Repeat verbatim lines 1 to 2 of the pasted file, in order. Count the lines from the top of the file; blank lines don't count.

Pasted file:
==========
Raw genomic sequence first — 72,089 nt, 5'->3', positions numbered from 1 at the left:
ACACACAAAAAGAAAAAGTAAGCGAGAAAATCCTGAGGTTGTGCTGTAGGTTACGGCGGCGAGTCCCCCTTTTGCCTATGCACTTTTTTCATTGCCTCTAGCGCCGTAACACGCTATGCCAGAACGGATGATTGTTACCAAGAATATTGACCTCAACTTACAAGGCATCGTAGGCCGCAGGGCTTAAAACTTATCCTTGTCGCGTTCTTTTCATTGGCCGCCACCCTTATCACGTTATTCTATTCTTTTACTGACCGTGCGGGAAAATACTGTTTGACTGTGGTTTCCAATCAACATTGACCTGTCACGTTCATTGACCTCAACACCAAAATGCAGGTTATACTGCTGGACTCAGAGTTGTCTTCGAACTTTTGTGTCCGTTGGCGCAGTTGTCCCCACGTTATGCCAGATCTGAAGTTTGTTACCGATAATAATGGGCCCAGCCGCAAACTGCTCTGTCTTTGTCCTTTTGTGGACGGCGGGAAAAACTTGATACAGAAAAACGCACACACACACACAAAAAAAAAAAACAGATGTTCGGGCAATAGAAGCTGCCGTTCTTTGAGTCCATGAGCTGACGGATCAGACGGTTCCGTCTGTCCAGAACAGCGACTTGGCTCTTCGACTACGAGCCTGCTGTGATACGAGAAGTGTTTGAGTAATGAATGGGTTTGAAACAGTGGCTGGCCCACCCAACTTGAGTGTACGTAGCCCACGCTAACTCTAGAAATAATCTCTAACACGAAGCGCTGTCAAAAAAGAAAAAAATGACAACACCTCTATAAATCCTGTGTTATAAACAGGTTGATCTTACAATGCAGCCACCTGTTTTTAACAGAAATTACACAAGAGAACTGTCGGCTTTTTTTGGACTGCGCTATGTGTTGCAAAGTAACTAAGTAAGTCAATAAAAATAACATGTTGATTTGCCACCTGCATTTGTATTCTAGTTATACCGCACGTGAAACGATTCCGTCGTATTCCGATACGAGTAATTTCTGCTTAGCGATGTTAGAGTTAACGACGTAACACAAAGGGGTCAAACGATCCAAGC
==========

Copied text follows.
Raw genomic sequence first — 72,089 nt, 5'->3', positions numbered from 1 at the left:
ACACACAAAAAGAAAAAGTAAGCGAGAAAATCCTGAGGTTGTGCTGTAGGTTACGGCGGCGAGTCCCCCTTTTGCCTATGCACTTTTTTCATTGCCTCTAGCGCCGTAACACGCTATGCCAGAACGGATGATTGTTACCAAGAATATTGACCTCAACTTACAAGGCATCGTAGGCCGCAGGGCTTAAAACTTATCCTTGTCGCGTTCTTTTCATTGGCCGCCACCCTTATCACGTTATTCTATTCTTTTACTGACCGTGCGGGAAAATACTGTTTGACTGTGGTTTCCAATCAACATTGACCTGTCACGTTCATTGACCTCAACACCAAAATGCAGGTTATACTGCTGGACTCAGAGTTGTCTTCGAACTTTTGTGTCCGTTGGCGCAGTTGTCCCCACGTTATGCCAGATCTGAAGTTTGTTACCGATAATAATGGGCCCAGCCGCAAACTGCTCTGTCTTTGTCCTTTTGTGGACGGCGGGAAAAACTTGATACAGAAAAACGCACACACACACACAAAAAAAAAAAACAGATGTTCGGGCAATAGAAGCTGCCGTTCTTTGAGTCCATGAGCTGACGGATCAGACGGTTCCGTCTGTCCAGAACAGCGACTTGGCTCTTCGACTACGAGCCTGCTGTGATACGAGAAGTGTTTGAGTAATGAATGGGTTTGAAACAGTGGCTGGCCCACCCAACTTGAGTGTACGTAGCCCACGCTAACTCTAGAAATAATCTCTAACACGAAGCGCTGTCAAAAAAGAAAAAAATGACAACACCTCTATAAATCCTGTGTTATAAACAGGTTGATCTTACAATGCAGCCACCTGTTTTTAACAGAAATTACACAAGAGAACTGTCGGCTTTTTTTGGACTGCGCTATGTGTTGCAAAGTAACTAAGTAAGTCAATAAAAATAACATGTTGATTTGCCACCTGCATTTGTATTCTAGTTATACCGCACGTGAAACGATTCCGTCGTATTCCGATACGAGTAATTTCTGCTTAGCGATGTTAGAGTTAACGACGTAACACAAAGGGGTCAAACGATCCAAGC